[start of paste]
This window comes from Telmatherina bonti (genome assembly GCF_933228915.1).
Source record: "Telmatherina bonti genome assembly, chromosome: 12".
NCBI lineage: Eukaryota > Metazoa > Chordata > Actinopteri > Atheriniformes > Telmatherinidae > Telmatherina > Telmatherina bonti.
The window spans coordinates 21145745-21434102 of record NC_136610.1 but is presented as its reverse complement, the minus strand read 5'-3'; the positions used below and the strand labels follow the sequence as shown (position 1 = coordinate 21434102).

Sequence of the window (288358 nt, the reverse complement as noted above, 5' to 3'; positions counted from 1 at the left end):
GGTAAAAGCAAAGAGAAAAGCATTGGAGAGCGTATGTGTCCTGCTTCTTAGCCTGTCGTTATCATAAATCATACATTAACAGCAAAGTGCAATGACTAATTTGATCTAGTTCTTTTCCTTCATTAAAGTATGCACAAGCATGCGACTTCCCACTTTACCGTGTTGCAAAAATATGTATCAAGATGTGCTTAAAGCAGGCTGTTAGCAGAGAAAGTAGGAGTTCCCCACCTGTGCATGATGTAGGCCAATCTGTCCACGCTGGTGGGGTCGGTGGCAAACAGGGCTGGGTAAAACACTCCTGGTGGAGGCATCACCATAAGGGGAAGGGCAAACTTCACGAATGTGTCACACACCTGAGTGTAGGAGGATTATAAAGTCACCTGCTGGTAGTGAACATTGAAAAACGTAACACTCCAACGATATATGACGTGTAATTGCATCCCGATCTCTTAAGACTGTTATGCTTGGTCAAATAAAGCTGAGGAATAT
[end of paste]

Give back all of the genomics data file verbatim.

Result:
This window comes from Telmatherina bonti (genome assembly GCF_933228915.1).
Source record: "Telmatherina bonti genome assembly, chromosome: 12".
NCBI lineage: Eukaryota > Metazoa > Chordata > Actinopteri > Atheriniformes > Telmatherinidae > Telmatherina > Telmatherina bonti.
The window spans coordinates 21145745-21434102 of record NC_136610.1 but is presented as its reverse complement, the minus strand read 5'-3'; the positions used below and the strand labels follow the sequence as shown (position 1 = coordinate 21434102).

Sequence of the window (288358 nt, the reverse complement as noted above, 5' to 3'; positions counted from 1 at the left end):
GGTAAAAGCAAAGAGAAAAGCATTGGAGAGCGTATGTGTCCTGCTTCTTAGCCTGTCGTTATCATAAATCATACATTAACAGCAAAGTGCAATGACTAATTTGATCTAGTTCTTTTCCTTCATTAAAGTATGCACAAGCATGCGACTTCCCACTTTACCGTGTTGCAAAAATATGTATCAAGATGTGCTTAAAGCAGGCTGTTAGCAGAGAAAGTAGGAGTTCCCCACCTGTGCATGATGTAGGCCAATCTGTCCACGCTGGTGGGGTCGGTGGCAAACAGGGCTGGGTAAAACACTCCTGGTGGAGGCATCACCATAAGGGGAAGGGCAAACTTCACGAATGTGTCACACACCTGAGTGTAGGAGGATTATAAAGTCACCTGCTGGTAGTGAACATTGAAAAACGTAACACTCCAACGATATATGACGTGTAATTGCATCCCGATCTCTTAAGACTGTTATGCTTGGTCAAATAAAGCTGAGGAATAT